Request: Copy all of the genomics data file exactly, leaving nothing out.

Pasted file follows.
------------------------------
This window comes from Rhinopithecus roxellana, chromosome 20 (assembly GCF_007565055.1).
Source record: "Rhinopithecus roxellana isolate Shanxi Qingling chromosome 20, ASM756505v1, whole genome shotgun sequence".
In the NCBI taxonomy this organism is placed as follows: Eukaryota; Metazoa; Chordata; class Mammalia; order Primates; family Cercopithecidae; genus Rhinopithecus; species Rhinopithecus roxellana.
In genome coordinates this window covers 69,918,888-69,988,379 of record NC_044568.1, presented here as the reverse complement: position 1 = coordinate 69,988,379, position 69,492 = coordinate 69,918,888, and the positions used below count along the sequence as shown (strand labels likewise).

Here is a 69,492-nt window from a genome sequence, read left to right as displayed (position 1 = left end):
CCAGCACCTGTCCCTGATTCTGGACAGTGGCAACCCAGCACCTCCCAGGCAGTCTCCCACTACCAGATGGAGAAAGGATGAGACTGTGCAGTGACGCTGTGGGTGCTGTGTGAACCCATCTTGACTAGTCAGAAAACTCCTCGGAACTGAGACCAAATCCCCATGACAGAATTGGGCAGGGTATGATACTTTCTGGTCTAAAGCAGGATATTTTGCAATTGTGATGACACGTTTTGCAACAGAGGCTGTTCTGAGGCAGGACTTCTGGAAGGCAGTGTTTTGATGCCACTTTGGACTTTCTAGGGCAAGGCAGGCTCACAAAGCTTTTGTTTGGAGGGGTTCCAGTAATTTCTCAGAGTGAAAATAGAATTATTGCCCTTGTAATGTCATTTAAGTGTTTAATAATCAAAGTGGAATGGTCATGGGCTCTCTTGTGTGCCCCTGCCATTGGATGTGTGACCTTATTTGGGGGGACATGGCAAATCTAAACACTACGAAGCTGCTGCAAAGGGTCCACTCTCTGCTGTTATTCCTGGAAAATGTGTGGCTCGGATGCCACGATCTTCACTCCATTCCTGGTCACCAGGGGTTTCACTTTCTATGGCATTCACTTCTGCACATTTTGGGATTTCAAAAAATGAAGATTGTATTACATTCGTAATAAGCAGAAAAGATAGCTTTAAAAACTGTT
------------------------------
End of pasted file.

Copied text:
This window comes from Rhinopithecus roxellana, chromosome 20 (assembly GCF_007565055.1).
Source record: "Rhinopithecus roxellana isolate Shanxi Qingling chromosome 20, ASM756505v1, whole genome shotgun sequence".
In the NCBI taxonomy this organism is placed as follows: Eukaryota; Metazoa; Chordata; class Mammalia; order Primates; family Cercopithecidae; genus Rhinopithecus; species Rhinopithecus roxellana.
In genome coordinates this window covers 69,918,888-69,988,379 of record NC_044568.1, presented here as the reverse complement: position 1 = coordinate 69,988,379, position 69,492 = coordinate 69,918,888, and the positions used below count along the sequence as shown (strand labels likewise).

Here is a 69,492-nt window from a genome sequence, read left to right as displayed (position 1 = left end):
CCAGCACCTGTCCCTGATTCTGGACAGTGGCAACCCAGCACCTCCCAGGCAGTCTCCCACTACCAGATGGAGAAAGGATGAGACTGTGCAGTGACGCTGTGGGTGCTGTGTGAACCCATCTTGACTAGTCAGAAAACTCCTCGGAACTGAGACCAAATCCCCATGACAGAATTGGGCAGGGTATGATACTTTCTGGTCTAAAGCAGGATATTTTGCAATTGTGATGACACGTTTTGCAACAGAGGCTGTTCTGAGGCAGGACTTCTGGAAGGCAGTGTTTTGATGCCACTTTGGACTTTCTAGGGCAAGGCAGGCTCACAAAGCTTTTGTTTGGAGGGGTTCCAGTAATTTCTCAGAGTGAAAATAGAATTATTGCCCTTGTAATGTCATTTAAGTGTTTAATAATCAAAGTGGAATGGTCATGGGCTCTCTTGTGTGCCCCTGCCATTGGATGTGTGACCTTATTTGGGGGGACATGGCAAATCTAAACACTACGAAGCTGCTGCAAAGGGTCCACTCTCTGCTGTTATTCCTGGAAAATGTGTGGCTCGGATGCCACGATCTTCACTCCATTCCTGGTCACCAGGGGTTTCACTTTCTATGGCATTCACTTCTGCACATTTTGGGATTTCAAAAAATGAAGATTGTATTACATTCGTAATAAGCAGAAAAGATAGCTTTAAAAACTGTT